How to Dispute Charges Effectively

negotiate 1 banner

How many times have you opened a statement at the end of the month, only to find a charge that you don’t remember making? It can be a scary and unnerving experience, and you might feel ill-prepared to call the company and dispute the charges. The good news is that you can prepare for this and prevent it from happening again. Gail Cunningham from the National Foundation for Credit Counseling recommends the following steps to help keep you on top of your charges.

Review your statement immediately.

“Open your statement the day it arrives in the mail so that you can promptly address the issue,” Cunningham recommends. “You’d be surprised at how many people come to an NFCC member agency with a grocery sack full of unopened bills. Even better, don’t wait for the bill to arrive, but review your account online once per week.” The sooner you notice the charge, the sooner you can address it!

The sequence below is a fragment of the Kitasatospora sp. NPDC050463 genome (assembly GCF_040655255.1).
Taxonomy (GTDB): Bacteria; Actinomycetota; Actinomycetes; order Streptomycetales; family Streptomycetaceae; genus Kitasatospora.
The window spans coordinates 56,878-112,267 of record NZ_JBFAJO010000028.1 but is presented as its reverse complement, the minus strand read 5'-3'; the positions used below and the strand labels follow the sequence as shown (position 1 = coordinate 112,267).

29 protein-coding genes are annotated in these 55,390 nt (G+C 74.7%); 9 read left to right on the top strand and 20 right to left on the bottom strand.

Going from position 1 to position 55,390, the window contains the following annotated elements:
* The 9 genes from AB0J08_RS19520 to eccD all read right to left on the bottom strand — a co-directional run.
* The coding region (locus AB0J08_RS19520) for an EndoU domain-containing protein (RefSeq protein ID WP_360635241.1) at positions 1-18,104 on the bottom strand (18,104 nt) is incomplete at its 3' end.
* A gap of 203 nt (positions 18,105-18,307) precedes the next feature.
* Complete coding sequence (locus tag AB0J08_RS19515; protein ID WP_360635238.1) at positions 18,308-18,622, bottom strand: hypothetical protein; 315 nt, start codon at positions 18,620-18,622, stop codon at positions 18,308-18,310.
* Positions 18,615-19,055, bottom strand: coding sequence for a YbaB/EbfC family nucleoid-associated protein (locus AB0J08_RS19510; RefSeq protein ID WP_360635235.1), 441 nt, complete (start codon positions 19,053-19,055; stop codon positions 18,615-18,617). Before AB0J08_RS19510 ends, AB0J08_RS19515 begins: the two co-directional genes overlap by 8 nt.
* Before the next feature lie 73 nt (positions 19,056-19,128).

Keep those receipts.

“Keep all of your receipts and review them against your statement. If there is an inaccurate amount charged or if you see a charge you do not recognize, notify the issuer immediately.” Keeping receipts may be inconvenient, but Cunningham emphasizes how important it is. “Having your receipt obviously verifies the amount charged, so it pays to hang on to those.”

You have consumer protections on your side.

Don’t go into a dispute feeling intimidated. Chances are good that the card representative will already be on your side and ready to help. “One of the benefits of using credit cards is that they come with consumer protections against fraud and unauthorized charges, so you shouldn’t have too much of a fight on your hands when you report it to the issuer. Under federal law, the consumer’s liability is capped at $50, although Visa and MasterCard add a second layer of protection in that they offer zero liability for fraudulent purchases online or off.”

Keep good records.

“Keeping good records and making a timely dispute will play in your favor,” Cunningham asserts. “After all, the issuer wants to keep you as their customer by protecting you against fraud, so they will likely be very willing to work with you.”

 

 

Comments